Oh Heavenly Salvation: Life and Death in the Midwest
Some people may think it is ironic that a week after I wrote a snarky blog post on the Rapture, a tornado swept through my little Midwestern college town and ripped the roof and porch from my bungalow home.
Then again, some people completely misunderstand and grossly misuse the term irony. These people might apply the descriptor to a situation in which apparent coincidences seem to take on the significance of design or ‘karmic’ intention. A man who is shot with his own gun, cheated on by the spouse upon whom he cheats, or otherwise hoisted upon his own petard- these are situations we think of as ironic when really a better word might be inauspicious, unfortunate, or in interest of accuracy, decrepitly superstitious.
And in candidly engaging with the superstition lying behind the ‘ironic’ circumstance, that the rash of tornadoes tearing up the Midwest was somehow justice, or “God’s justice” for one or more real or imagined sins on the part of me personally or the American people as a whole, the whole mythos breaks down in general on the same fulcrum that complicates the philosophical problem of evil and breaks down in particular on what a stellar human being I am personally.
I mean, what God could punish so intrepid a defender of the King’s English? Trading on the common sentiment that if there is a hell, the floor seats are reserved for people who misuse the terms ‘irony’, ‘literally’, or have ever described anything outside the bounds of mathematically probability as ‘random’. Anyway, I don’t think of the tornado as punishment so much as God’s misguided endorsement of Action Movie May.
All that aside, there is a certain sense in which the storm and the destruction of my home freshened my perspective. From a sense of renewal, with the flotsam and jetsam of my habitual life being swept away in the flutter of moments, to a very deep sense of gratitude.
Renewal because I’m given this opportunity to reassess my life and how my life is reflected in the importance I place in my stuff. I kept a small nautical barometer on my desktop, more as a caricatured novelty than for any real practical purpose. But when I saw the mercury dip 8 pounds pressure per square inch in a few seconds, I knew that shit was coming through. So, given about a minute to consider (still a little buzzed on scotch, mind you) I grabbed the things I felt were most important- my cat, a charcoal drawing I’d commissioned from a friend, and an oil portrait of me as a samurai. It was an interesting situation, the proposition of having two hands, one minute, and the question of what actually matters.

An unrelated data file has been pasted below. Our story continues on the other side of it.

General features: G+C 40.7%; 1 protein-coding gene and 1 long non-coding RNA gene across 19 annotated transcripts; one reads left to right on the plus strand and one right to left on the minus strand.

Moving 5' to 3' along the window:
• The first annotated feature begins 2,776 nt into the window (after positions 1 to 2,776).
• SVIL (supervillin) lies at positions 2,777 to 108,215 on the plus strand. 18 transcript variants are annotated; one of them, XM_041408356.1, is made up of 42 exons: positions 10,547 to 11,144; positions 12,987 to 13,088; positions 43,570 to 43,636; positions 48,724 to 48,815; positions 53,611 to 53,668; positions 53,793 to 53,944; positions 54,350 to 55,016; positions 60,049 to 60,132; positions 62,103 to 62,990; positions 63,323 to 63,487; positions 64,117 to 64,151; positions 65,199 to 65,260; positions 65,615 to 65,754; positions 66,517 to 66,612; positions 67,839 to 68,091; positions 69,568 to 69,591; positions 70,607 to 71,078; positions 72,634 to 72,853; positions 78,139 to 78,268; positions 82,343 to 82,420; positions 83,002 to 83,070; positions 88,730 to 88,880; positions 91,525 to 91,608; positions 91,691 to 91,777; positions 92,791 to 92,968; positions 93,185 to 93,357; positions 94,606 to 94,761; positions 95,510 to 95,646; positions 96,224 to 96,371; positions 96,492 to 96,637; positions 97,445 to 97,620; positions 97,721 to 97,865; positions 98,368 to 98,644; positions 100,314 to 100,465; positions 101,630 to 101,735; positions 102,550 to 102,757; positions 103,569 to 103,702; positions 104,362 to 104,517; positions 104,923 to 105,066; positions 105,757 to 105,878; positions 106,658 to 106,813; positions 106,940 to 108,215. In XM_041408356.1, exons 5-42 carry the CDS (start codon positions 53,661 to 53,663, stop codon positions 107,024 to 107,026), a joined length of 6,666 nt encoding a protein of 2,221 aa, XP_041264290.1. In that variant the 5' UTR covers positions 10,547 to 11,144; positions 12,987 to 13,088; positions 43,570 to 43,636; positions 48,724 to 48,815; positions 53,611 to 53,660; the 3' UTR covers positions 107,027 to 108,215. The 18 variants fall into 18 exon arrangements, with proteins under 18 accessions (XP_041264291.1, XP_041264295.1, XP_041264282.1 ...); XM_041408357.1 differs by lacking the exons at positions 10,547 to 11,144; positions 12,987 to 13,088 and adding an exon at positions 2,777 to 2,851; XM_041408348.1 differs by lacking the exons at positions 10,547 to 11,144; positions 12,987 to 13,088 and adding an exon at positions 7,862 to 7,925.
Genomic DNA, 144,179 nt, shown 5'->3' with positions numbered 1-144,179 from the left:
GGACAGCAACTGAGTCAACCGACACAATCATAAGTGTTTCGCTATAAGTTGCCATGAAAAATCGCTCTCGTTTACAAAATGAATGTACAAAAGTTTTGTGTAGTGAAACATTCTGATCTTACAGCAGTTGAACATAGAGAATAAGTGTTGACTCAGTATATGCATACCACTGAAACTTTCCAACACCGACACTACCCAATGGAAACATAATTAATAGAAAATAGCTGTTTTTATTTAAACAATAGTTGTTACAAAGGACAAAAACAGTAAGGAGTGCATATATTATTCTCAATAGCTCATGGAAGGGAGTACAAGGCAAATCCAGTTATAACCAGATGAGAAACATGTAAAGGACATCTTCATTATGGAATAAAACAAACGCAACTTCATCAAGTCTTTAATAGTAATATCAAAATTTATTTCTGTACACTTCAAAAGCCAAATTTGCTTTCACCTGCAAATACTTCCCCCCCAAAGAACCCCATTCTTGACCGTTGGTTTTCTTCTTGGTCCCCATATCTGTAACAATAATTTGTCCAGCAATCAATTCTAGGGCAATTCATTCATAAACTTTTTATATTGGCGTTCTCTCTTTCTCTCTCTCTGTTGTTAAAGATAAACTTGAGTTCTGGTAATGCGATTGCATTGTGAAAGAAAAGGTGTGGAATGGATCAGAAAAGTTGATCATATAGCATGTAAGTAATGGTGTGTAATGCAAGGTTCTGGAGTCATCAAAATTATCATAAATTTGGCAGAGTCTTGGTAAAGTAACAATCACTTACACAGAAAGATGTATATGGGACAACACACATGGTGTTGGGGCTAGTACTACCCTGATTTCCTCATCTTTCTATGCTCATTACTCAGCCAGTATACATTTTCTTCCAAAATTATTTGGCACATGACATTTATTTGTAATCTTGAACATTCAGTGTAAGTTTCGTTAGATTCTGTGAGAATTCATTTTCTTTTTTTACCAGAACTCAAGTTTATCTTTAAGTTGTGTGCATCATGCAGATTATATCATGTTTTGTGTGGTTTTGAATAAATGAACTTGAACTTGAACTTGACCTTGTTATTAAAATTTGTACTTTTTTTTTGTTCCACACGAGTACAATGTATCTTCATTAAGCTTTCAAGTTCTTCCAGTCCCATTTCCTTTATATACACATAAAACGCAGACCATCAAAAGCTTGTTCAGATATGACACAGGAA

Gratitude because, for however terrifying and truly awe-inspiring the storm and the damage may have been, it was pretty small potatoes compared to what happened in places like Joplin and Tuscaloosa. I made it out alive, nobody got killed in the storm, and I managed to save the stuff in my house that I really cared about.
And while my gratitude hasn’t required an object since I told my priest to go to hell at the tender age of 10 years old, the fact that my gratitude is aimed at an empty set does little to diminish it. And I find that weird. The idea that nature or whatever can sweep through and totally fuck up your world, and that the most enduring feeling to come out of it is a sense of being grateful- it’s extremely strange but extremely human.
This has been one of my favorite songs for a long time now, because it is basically Greek drama in contemporary form. Mariners and citizens of the ancient world lived at the whim of the elements, whose mercurial pendulum between destruction and peace was framed in the narrative of titans, gods and heroes. People saw their homes destroyed, their loved ones killed and their lives laid to ruin, but instead of cursing the gods who sent the storms, they thanked them. For mercy they thanked them, because they were grateful to be alive. Out of this Hellenistic culture of supplication at the feet of the world came Judaism, and millennia later Christianity as inheritors of the Jewish people’s exodus in search of Israel.
The obvious analog to exodus in modern America is the long and ugly story of African Americans in this country, their struggle to throw off the shackles of slavery and find their own Israel somewhere in America’s borders. This is why I’ve always been so touched by this Persuasions song, because it weaves the ancient and modern narratives together artfully enough to show that they are in fact one narrative- the narrative of people who have been shat on looking for a home.
I’ve been thinking a lot about this song while lugging furniture over the past week, and I’ve been thinking a lot about home. Not in terms of a house or a physical space, so much, but rather the idea of home. The idea of security, of permanence, of belonging. It makes sense to me that the roots of our artistic and religious culture are rooted in the allegorical search for home, particularly in a world where the stone and timber that seem so solid in the sunshine can be swept away in an instant.
And as the economic and foreclosure recovery starts to sputter out while people like Clarence Thomas sell out everyday Americans into a brand new Gilded Age, more and more often do our thoughts turn towards home. Not every storm is natural after all. And with more and more folks uprooted by one disaster or another, wandering around while looking for their place in the world, the deeper homelessness that is the lot of every creature that lives and thereby dies will become more and more relevant to the everyday experience of people shifted loose. Which is why I can’t be too mad at people looking for a way to heaven.
Because maybe all heaven really is just being able to go home again.
Anyway, please forgive my cathartic indulgence here. Next week’s post will have jokes and be funny. It will be about dicks. I promise.